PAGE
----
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Title:Learning From the Lives of Others: A Social Analysis of Human Exemplarity and Imitation
Author(s):Warnick, Bryan Ray
Doctoral Committee Chair(s):Burbules, Nicholas C.
Degree Granting Institution:University of Illinois at Urbana-Champaign
Subject(s):Education, Educational Psychology
Abstract:The first topic relates to how something becomes an example of something else. Possession of a trait alone is usually not sufficient to turn something into an example of the trait; rather, exemplification depends on processes of "cultural convention" and "differentiation." Exemplarity is rooted in the concrete practices of particular communities and is dependent on structures of similarity and difference within a social context. The second topic deals with how something, once it becomes an example, calls out for human imitation. Using William James and current research in the cognitive sciences, I argue that an imitative response may often occur because of a certain relationship between the socially dependent narrative self and the already impulsive ideas presented by the examples of other human beings. The third topic deals with the meanings of imitative action. I explore some of the factors involved with constructing the meanings of imitation and argue that one of the most important meanings deals with how imitation temporarily mediates community identity. I then show how this social mediation relates to human rationality and creativity. The project ends with an exploration of why this social understanding of human exemplarity matters to debates surrounding ethics education.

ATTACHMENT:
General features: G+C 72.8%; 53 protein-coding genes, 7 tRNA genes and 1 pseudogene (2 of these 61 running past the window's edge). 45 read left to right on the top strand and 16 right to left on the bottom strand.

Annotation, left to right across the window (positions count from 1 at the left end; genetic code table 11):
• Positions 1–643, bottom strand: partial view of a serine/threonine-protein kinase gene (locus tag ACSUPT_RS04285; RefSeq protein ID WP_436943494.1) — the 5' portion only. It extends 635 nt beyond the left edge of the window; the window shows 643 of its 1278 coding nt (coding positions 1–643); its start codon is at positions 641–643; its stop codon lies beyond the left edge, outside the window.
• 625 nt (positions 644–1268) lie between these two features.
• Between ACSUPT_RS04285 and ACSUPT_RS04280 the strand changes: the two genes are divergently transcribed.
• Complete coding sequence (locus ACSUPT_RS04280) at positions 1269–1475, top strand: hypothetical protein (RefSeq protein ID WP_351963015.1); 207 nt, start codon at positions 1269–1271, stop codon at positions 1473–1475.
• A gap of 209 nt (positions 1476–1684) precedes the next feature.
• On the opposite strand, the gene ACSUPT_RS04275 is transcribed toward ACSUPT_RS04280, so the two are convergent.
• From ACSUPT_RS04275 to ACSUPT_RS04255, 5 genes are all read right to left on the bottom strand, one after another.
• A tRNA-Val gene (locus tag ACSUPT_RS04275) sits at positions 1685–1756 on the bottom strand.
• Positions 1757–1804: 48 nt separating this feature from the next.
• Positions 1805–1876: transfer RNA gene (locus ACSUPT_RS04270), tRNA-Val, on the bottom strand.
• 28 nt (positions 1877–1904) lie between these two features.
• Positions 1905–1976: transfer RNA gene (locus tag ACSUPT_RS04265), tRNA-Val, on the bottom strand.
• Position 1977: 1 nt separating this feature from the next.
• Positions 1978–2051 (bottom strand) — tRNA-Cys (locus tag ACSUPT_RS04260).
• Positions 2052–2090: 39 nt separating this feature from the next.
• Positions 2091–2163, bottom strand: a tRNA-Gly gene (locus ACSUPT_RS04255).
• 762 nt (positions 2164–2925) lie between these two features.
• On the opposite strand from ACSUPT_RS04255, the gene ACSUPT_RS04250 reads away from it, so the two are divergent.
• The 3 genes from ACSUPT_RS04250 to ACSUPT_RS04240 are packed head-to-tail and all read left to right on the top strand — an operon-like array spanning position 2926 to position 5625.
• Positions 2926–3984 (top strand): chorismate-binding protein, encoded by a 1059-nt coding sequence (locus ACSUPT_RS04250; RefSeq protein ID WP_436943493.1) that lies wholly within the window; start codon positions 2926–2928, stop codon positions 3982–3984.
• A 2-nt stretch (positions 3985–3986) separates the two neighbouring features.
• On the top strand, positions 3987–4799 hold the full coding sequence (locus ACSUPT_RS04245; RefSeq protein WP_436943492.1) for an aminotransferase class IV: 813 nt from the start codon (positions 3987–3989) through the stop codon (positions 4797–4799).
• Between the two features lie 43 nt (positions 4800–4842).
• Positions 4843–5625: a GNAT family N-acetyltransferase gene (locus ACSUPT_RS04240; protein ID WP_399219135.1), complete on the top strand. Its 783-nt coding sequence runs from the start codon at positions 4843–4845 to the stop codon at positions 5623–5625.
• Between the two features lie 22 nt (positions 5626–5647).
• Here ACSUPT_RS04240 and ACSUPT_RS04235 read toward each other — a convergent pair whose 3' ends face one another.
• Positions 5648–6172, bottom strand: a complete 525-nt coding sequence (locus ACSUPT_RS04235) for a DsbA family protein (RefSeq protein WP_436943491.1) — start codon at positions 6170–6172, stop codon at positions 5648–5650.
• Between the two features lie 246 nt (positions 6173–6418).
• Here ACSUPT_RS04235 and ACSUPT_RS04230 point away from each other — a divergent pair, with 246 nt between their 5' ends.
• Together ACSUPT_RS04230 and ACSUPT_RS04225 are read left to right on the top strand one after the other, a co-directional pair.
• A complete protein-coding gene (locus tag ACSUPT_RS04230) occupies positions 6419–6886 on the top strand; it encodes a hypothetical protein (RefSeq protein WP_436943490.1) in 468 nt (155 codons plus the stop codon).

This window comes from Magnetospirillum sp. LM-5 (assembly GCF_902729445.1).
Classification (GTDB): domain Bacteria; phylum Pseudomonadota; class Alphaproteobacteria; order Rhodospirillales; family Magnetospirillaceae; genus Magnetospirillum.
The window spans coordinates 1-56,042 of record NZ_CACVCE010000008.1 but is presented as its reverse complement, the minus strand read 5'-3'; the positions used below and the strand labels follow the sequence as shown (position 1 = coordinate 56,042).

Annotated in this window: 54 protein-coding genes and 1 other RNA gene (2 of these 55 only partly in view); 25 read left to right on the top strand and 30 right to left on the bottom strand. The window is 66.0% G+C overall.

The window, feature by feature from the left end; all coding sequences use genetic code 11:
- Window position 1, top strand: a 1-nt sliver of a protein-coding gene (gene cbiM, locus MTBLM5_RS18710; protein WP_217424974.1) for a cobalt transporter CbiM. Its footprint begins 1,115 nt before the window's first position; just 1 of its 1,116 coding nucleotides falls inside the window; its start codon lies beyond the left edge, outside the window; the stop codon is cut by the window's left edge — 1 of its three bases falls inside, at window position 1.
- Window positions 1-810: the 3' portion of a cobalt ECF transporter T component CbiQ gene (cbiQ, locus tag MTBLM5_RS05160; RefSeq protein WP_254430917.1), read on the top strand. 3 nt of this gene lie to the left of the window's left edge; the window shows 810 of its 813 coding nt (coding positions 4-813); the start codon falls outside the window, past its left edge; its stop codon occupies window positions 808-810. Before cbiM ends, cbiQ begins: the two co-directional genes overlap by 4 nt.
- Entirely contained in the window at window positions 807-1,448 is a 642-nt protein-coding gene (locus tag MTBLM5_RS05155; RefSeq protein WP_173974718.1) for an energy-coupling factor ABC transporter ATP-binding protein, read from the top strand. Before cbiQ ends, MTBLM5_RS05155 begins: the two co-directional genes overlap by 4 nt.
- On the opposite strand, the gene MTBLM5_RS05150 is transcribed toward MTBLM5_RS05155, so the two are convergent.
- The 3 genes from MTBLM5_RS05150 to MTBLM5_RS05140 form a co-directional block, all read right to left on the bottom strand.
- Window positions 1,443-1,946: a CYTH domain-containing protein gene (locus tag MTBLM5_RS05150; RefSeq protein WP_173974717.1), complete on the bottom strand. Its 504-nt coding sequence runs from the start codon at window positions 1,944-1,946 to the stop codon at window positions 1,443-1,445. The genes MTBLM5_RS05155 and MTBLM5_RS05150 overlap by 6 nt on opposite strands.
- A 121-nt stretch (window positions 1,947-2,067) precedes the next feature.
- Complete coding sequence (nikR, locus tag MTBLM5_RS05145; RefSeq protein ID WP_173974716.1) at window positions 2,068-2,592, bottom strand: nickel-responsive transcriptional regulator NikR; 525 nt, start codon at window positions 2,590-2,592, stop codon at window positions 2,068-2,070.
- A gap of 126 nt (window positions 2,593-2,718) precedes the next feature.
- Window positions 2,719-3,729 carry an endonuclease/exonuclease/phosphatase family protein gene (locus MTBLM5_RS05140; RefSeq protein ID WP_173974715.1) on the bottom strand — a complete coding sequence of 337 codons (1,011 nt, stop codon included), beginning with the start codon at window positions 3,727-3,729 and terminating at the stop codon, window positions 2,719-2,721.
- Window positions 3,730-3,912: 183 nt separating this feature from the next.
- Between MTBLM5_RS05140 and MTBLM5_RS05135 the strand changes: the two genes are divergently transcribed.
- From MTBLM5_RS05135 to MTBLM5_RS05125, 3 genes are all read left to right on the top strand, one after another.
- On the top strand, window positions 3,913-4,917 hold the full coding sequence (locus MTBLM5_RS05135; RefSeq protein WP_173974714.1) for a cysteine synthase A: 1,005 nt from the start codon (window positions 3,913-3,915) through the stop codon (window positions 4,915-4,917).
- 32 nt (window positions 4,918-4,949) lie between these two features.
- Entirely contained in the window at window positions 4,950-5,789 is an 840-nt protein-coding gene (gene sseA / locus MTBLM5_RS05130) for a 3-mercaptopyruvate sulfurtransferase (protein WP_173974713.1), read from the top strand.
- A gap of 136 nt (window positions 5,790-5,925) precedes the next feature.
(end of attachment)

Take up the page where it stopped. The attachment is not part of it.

Issue Date:2005
Description:219 p.
Thesis (Ph.D.)--University of Illinois at Urbana-Champaign, 2005.
Other Identifier(s):(MiAaPQ)AAI3182418
Date Available in IDEALS:2015-09-28
Date Deposited:2005

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